Obituary (June 01, 2009)

Legendary Canadian architect Arthur Erickson dead at 84.

Arthur Erickson, the Vancouver-born architect known for his groundbreaking designs in concrete and glass, passed away in a Vancouver hospital at age 84 on May 20, 2009. Born in 1924, he graduated from Montreal’s McGill University in 1950 and worked as an associate professor at the University of British Columbia from 1957 to 1963. He first achieved international acclaim soon after for his award-winning design for Simon Fraser University in Burnaby, British Columbia. Later, he designed many significant buildings that make up the urban landscape of Vancouver, including the Vancouver Law Courts, Robson Square and UBC’s Museum of Anthropology. Erickson’s success in Vancouver soon spread around the globe. His noted designs include Roy Thomson Hall in Toronto, the Canadian Embassy in Washington, California Plaza in Los Angeles, Napp Laboratories in Cambridge, England, Kuwait Oil Sector Complex in Kuwait City, and the Kunlun Apartment Hotel development in Beijing. Architecture critic Trevor Boddy said the distinctive stamp Erickson left on the young West Coast city would be his most enduring legacy, as he was the first to believe Vancouver could be a world-class city. Boddy stated, “The way that he prodded and primed and hoped that Vancouver would become a better place, more diverse, more dense, more visually engaging, more beautiful, the notion that this geographically isolated city could be a global contender.”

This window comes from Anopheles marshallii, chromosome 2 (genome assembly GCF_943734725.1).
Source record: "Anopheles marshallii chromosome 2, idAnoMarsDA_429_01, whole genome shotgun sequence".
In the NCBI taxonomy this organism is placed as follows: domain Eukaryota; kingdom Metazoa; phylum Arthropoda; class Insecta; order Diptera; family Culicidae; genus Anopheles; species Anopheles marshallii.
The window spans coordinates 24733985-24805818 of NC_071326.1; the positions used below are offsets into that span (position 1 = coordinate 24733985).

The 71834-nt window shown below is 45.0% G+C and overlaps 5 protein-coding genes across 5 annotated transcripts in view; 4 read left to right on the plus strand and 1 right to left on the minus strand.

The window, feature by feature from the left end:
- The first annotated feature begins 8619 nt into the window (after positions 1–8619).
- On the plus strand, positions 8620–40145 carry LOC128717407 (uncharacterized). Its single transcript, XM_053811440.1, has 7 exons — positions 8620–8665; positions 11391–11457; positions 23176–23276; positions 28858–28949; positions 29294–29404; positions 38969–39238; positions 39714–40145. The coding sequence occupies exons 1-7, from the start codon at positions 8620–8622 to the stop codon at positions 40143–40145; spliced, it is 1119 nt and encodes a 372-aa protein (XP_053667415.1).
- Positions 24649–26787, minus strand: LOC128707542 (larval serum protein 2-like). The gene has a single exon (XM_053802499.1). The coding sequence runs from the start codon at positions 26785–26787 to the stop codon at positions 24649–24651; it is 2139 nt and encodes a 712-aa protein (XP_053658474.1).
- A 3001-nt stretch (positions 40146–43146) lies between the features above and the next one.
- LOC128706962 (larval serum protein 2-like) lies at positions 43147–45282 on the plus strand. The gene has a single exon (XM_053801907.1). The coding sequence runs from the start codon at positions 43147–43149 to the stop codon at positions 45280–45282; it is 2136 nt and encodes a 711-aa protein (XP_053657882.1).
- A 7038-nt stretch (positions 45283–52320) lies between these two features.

Abridged from the CBC News website. For the full story, please visit 2009/05/20/erickson-obit.html.